Appeals court reinstates Viacom lawsuit against Google's YouTube
The court ruling Thursday allows Viacom and other entities to sue Google over the use of copyrighted video on the internet search engine's YouTube video platform.
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Dozens of content providers filed so-called friend-of-the-court briefs supporting the plaintiffs, including the Associated Press, Gannett Co, the National Football League, and the musical acts Garth Brooks, Sting and the Eagles.Skip to next paragraph
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Google is based in Mountain View, California, and bought YouTube in November 2006 for about $1.65 billion.
Viacom and Google are not always adversaries. On Wednesday, YouTube announced a partnership to offer online rentals of nearly 500 Paramount films, such as "The Godfather."
"WHAT? SOMEONE FROM CNN SEES IT?"
The 2nd Circuit agreed with Stanton that "actual knowledge or awareness of facts or circumstances that indicate specific and identifiable instances of infringement" should keep YouTube from invoking "safe harbor" provisions of the copyright law.
But the appeals court said it was unclear whether YouTube had "red flag awareness" of specific infringement. It said the lower court should consider whether YouTube showed "willful blindness" in letting copyrighted videos remain on its website.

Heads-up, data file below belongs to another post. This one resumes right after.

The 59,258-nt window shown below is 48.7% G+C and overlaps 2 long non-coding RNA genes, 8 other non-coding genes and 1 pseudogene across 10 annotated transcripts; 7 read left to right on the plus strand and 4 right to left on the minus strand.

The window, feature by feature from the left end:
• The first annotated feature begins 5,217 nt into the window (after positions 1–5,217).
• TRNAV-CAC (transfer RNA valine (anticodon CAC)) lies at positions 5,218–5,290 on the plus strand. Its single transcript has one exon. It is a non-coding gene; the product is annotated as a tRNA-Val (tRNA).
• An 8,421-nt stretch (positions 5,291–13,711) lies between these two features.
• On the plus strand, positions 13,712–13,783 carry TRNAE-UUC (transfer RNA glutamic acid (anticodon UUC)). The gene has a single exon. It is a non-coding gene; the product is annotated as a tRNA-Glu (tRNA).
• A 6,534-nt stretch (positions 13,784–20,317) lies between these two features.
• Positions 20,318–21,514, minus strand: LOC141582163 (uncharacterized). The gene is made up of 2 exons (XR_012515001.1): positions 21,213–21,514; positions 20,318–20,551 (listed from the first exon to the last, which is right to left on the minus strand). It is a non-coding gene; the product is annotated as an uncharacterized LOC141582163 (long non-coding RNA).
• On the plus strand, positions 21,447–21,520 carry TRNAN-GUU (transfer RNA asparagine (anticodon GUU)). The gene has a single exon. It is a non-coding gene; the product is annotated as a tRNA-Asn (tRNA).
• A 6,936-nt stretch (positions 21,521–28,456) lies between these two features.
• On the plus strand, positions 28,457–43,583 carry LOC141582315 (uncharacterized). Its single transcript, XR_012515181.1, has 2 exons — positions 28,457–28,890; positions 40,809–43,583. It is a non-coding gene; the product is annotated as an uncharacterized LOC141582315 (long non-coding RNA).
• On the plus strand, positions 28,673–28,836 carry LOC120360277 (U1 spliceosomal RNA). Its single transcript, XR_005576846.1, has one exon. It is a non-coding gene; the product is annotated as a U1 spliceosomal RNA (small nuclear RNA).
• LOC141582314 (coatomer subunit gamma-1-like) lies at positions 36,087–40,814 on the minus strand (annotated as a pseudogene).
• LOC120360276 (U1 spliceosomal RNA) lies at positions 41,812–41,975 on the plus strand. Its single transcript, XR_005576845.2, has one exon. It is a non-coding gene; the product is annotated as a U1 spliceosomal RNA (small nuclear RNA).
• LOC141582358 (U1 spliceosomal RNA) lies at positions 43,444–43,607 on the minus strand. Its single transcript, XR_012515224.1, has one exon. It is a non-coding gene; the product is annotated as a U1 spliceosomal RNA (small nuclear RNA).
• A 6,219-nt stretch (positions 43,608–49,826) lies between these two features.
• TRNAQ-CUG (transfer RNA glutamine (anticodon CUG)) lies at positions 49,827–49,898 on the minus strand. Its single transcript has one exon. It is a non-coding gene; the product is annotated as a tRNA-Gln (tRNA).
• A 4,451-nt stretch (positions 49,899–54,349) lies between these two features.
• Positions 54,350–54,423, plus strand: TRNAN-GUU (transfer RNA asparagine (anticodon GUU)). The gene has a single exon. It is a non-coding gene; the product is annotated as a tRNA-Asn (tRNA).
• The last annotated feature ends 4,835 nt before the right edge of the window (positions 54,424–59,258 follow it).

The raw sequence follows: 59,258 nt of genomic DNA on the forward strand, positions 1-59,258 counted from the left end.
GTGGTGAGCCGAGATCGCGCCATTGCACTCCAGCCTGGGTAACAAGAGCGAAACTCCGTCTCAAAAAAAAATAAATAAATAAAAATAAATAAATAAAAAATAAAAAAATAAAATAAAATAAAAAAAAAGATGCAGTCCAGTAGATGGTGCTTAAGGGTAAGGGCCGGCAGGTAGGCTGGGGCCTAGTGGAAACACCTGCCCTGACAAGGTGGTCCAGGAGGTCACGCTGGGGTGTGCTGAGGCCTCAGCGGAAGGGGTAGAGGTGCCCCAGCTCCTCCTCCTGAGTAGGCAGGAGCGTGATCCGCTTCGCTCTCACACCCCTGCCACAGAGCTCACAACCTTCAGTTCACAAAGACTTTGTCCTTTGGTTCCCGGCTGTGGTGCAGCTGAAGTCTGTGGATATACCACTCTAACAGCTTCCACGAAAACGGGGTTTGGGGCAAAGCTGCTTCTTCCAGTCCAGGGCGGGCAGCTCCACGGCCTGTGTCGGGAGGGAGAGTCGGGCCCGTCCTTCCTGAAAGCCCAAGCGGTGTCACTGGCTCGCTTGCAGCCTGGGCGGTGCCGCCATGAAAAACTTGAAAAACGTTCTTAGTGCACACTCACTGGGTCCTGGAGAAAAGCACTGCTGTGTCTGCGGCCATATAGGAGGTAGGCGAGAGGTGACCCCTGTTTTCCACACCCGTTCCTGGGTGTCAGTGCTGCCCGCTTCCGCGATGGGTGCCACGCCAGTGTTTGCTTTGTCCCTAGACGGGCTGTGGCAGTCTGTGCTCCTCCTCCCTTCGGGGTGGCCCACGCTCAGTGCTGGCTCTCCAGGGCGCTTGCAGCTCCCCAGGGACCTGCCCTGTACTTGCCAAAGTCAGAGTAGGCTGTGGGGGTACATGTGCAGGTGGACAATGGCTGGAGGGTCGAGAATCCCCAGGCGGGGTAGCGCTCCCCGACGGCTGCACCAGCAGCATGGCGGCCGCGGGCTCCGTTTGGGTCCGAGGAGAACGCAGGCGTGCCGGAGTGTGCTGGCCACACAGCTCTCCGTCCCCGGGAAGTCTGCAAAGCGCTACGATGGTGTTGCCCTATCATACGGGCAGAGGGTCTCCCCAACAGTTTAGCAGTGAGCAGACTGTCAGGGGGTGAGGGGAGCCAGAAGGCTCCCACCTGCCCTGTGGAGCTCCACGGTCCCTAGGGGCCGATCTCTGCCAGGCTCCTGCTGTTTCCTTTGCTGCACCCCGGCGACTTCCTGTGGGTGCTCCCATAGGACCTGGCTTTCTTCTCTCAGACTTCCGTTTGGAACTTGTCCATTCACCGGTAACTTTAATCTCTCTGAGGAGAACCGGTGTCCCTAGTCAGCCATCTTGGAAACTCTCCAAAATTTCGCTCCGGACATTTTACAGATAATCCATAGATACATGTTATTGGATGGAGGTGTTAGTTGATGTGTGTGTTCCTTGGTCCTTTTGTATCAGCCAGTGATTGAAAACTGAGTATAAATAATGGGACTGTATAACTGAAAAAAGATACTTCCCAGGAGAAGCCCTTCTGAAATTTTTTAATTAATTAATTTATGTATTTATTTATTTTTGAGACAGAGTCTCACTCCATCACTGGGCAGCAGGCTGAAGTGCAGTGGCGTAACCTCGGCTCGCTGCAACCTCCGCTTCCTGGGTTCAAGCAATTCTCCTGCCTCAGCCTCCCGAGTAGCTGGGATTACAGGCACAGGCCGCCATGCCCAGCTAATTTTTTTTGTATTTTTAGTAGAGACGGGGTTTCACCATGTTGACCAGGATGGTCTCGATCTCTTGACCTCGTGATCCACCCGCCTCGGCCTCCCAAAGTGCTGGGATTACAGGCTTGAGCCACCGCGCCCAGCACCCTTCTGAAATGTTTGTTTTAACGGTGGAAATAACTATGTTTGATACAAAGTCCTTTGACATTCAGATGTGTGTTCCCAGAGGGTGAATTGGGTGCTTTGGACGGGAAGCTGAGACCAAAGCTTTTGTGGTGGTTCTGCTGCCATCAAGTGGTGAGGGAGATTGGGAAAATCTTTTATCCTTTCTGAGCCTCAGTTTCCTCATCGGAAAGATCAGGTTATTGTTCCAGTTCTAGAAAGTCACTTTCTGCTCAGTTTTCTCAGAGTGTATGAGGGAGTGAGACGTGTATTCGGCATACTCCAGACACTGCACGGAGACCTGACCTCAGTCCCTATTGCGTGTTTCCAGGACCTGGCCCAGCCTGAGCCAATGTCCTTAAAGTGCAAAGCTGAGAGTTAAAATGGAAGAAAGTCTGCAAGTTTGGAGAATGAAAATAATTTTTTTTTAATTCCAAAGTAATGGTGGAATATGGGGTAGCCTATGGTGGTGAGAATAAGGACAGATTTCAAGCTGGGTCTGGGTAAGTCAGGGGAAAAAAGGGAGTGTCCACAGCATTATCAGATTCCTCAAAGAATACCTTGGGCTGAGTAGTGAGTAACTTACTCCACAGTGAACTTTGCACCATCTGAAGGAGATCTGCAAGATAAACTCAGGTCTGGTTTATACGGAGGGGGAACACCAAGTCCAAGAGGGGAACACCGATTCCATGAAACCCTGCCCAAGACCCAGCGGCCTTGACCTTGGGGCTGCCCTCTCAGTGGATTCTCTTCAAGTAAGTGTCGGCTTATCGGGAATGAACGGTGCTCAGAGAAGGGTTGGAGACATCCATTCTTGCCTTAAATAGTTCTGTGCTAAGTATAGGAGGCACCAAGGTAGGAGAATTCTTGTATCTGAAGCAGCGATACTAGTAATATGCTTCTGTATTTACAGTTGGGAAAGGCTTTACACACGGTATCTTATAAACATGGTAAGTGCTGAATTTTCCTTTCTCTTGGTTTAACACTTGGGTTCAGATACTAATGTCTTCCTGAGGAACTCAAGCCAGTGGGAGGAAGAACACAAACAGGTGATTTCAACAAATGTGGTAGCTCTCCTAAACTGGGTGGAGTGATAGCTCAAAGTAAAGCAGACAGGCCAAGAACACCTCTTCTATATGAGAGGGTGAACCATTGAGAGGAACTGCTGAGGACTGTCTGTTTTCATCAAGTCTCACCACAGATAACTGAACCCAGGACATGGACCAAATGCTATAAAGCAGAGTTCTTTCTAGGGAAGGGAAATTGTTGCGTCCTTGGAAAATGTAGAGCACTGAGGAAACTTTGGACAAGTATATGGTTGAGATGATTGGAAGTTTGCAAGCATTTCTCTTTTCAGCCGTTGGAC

The 2nd Circuit quoted an e-mail exchange on Aug. 9, 2005, six months after YouTube's founding, in which co-founder Chad Hurley urged diligence about removing copyrighted content, but met resistance to taking down a CNN clip of a space shuttle.
"I really don't see what will happen. What? Someone from CNN sees it?" co-founder Steve Chen responded.
"The CNN space shuttle clip, I like," co-founder Jawed Karim added. "We can remove it once we're bigger and better known."
Goldman said the decision could add to the costs of online service providers, even small ones, to keep websites running.
"It is not easy for a well-meaning company to establish it is protected under the safe harbor part of the copyright law, even if its service adds significant social value," he said.
"Even start-up companies will need sophisticated legal counsel from day one," Goldman continued. "It will make start-ups more hair-trigger on taking down news or content, for fear that failure to do so will be held against them by content providers."
The 2nd Circuit normally hears cases in three-judge panels. The third judge on the YouTube case died while the case was pending.
In afternoon trading on the Nasdaq, Google shares fell $2.86 to $632.29, while Viacom rose 81 cents to $47.21.
The cases are Viacom International Inc et al v. YouTube Inc et al, 2nd U.S. Circuit Court of Appeals, No. 10-3270; and The Football Association Premier League Ltd et al v. YouTube Inc in the same court, No. 10-3342.
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